A new temporary eviction moratorium extension by the CDC prevents any evictions because of missed rent payments due to the financial hardships renters are facing during the pandemic. We’ve dug into the new requirements of this recent moratorium extension to help you understand the details.
The Center for Disease Control (CDC) just instated its third extension to the nationwide eviction moratorium, working to protect roughly 11 million Americans who are behind on rent due to the COVID-19 pandemic.
Here’s everything you need to know about what the CDC eviction moratorium extension is, who is protected, and how to get access to federal rental assistance aid for help.
What Is the CDC Eviction Moratorium Extension?
This temporary eviction moratorium extension by the CDC prevents any evictions because of missed rent payments from occurring due to the financial hardships renters are facing during the pandemic.
The extension will last until October 30, 2021. During that time, there can be no evictions because a renter is unable to pay rent, pay their late rent fees, penalties, or interest, so long as said renter meets the eviction protection requirements.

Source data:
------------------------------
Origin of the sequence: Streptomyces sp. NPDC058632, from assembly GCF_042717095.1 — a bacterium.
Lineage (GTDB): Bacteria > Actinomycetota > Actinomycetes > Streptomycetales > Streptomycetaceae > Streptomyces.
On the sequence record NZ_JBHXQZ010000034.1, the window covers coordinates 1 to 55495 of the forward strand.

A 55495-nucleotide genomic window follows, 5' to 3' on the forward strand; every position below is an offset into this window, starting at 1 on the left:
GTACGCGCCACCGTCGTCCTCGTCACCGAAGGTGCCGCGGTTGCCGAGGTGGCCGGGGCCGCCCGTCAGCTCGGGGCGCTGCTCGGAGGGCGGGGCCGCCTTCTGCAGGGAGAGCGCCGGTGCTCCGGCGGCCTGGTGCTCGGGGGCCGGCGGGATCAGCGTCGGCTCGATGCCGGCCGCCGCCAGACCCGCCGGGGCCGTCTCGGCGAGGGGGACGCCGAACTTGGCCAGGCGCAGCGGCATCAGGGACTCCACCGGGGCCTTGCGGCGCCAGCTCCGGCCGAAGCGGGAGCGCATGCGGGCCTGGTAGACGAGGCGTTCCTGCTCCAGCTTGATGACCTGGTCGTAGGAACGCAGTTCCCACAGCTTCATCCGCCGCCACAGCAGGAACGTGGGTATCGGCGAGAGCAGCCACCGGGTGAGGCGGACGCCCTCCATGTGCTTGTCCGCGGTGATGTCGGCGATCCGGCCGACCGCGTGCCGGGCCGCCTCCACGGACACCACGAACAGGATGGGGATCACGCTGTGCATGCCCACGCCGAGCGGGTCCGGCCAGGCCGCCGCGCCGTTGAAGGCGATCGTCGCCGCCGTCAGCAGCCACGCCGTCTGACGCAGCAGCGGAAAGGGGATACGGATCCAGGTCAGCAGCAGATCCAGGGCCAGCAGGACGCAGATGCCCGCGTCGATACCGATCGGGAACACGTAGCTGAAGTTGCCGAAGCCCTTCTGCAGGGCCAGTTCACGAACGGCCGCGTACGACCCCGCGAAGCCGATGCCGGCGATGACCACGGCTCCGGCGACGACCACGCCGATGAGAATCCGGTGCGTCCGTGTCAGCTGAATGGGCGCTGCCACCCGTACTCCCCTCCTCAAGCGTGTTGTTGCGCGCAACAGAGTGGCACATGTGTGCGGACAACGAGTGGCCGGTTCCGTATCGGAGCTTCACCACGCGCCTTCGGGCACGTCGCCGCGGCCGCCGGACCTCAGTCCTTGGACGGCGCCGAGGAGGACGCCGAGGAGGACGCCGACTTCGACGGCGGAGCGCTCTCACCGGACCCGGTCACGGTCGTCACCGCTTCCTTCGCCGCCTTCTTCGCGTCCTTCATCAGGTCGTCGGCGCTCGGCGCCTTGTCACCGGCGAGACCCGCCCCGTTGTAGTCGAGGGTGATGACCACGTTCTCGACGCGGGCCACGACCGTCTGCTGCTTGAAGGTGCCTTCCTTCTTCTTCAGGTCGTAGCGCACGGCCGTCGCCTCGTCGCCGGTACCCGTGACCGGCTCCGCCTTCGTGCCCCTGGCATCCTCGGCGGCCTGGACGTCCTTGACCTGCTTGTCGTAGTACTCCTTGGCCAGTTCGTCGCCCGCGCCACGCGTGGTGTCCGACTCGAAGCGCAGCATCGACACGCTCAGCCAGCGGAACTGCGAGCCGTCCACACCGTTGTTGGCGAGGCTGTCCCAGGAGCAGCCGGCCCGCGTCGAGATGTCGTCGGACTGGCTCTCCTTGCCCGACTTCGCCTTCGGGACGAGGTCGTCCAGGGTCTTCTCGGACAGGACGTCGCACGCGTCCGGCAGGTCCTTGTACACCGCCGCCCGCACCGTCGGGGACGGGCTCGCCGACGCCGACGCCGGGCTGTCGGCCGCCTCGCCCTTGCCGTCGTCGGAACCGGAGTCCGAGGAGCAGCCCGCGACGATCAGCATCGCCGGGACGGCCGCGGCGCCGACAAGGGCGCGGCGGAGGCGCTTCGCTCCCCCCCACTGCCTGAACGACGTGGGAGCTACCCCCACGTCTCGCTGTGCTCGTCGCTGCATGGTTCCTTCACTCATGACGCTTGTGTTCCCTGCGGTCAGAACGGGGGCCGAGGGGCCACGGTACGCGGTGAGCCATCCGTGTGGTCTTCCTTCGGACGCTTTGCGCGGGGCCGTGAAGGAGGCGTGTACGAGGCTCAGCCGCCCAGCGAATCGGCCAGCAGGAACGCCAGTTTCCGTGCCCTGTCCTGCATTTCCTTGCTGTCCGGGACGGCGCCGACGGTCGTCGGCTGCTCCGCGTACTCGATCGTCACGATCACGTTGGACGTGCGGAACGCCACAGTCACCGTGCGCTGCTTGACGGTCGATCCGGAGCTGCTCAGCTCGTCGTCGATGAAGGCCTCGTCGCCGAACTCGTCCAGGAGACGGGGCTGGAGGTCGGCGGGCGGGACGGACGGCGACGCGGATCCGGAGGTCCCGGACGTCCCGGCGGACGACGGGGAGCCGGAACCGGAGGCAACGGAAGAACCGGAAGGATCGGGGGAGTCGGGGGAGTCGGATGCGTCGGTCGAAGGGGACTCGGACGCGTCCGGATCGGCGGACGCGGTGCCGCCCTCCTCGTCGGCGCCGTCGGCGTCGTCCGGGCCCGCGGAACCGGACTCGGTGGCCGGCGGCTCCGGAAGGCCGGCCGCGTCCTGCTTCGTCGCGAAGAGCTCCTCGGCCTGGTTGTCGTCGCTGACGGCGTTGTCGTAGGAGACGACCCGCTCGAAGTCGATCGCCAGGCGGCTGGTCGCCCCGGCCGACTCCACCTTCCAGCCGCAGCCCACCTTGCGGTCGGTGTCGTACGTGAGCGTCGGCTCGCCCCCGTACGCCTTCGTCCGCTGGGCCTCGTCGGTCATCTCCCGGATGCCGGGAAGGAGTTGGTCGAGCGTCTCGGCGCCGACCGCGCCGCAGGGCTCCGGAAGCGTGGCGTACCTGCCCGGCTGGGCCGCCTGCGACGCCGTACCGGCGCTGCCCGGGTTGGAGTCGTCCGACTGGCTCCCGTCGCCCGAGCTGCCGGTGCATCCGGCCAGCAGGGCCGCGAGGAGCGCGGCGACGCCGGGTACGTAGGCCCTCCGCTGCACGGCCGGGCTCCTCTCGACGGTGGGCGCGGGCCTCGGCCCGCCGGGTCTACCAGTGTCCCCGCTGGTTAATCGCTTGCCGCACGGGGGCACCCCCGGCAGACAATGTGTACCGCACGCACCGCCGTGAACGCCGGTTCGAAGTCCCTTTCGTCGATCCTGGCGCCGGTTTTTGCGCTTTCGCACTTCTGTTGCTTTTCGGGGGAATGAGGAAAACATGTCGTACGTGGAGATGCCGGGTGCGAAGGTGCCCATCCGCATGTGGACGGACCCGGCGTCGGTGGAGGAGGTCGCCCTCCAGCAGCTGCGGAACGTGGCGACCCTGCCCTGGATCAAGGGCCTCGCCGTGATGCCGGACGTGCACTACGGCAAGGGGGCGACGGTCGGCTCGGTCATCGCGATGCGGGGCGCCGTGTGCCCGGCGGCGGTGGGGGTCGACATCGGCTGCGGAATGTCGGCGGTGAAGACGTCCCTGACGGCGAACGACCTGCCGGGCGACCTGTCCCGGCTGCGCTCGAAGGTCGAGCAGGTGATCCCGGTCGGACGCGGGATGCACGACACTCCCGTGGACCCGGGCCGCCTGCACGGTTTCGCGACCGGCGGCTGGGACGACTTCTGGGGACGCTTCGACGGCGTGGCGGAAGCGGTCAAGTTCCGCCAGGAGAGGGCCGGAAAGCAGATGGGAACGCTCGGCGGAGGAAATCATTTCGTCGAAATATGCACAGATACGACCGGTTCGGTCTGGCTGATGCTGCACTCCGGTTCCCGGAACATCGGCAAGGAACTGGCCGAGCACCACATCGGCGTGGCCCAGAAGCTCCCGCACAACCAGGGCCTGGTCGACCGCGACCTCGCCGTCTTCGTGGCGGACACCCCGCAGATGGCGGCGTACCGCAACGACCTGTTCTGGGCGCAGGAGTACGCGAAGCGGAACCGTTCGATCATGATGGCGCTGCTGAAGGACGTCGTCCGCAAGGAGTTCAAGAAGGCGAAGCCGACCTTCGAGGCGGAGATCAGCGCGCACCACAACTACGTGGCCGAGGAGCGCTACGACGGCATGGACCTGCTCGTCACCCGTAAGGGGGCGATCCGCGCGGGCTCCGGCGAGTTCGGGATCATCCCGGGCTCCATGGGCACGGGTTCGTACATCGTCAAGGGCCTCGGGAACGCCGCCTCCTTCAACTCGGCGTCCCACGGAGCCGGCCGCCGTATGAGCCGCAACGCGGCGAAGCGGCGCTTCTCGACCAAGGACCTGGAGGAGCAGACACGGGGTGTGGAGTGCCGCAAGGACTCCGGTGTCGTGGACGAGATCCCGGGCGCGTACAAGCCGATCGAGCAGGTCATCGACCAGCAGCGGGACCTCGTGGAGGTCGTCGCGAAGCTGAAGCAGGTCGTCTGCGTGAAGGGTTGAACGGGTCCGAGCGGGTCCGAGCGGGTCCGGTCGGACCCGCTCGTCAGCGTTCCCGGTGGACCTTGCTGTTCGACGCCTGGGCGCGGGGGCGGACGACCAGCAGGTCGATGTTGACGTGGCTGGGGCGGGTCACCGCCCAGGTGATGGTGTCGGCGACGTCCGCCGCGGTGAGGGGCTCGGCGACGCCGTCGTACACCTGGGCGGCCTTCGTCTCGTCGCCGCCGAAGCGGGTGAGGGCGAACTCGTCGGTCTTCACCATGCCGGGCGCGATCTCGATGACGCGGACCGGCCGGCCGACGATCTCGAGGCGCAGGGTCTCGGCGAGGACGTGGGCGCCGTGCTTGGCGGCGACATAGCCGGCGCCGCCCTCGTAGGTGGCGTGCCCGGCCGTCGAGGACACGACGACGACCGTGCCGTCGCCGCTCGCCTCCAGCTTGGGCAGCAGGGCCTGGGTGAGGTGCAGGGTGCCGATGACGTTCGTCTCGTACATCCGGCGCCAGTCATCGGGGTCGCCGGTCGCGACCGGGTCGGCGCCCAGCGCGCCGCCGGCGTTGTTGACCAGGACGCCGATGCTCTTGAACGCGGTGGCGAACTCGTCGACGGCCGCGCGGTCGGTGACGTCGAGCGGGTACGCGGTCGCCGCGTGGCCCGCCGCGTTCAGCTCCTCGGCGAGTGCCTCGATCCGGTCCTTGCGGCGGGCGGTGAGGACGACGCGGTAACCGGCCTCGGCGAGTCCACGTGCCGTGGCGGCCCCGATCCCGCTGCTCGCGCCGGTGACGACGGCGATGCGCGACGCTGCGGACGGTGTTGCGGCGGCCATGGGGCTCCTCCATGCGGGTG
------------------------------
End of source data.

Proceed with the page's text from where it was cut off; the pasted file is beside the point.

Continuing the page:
The reason for extending the moratorium is, in part, to give more landlords and renters time to apply for and access federal Emergency Rental Assistance program funds set aside to assist renters in paying their monthly rent and utility bills.
Where Does the Eviction Moratorium Extension Apply?
According to the CDC order, the extension is meant to “temporarily halt evictions in the hardest-hit areas.” In line with this, the moratorium will only be effective in counties with a “substantial” or “high” level of COVID-19 transmission as determined by the CDC. According to the agency, a substantial transmission rate is more than 50 new COVID-19 cases per 100,000 people in the past seven days. A high transmission rate is more than 100 new cases per 100,000 people in the past seven days. This is currently 80% of counties across the U.S.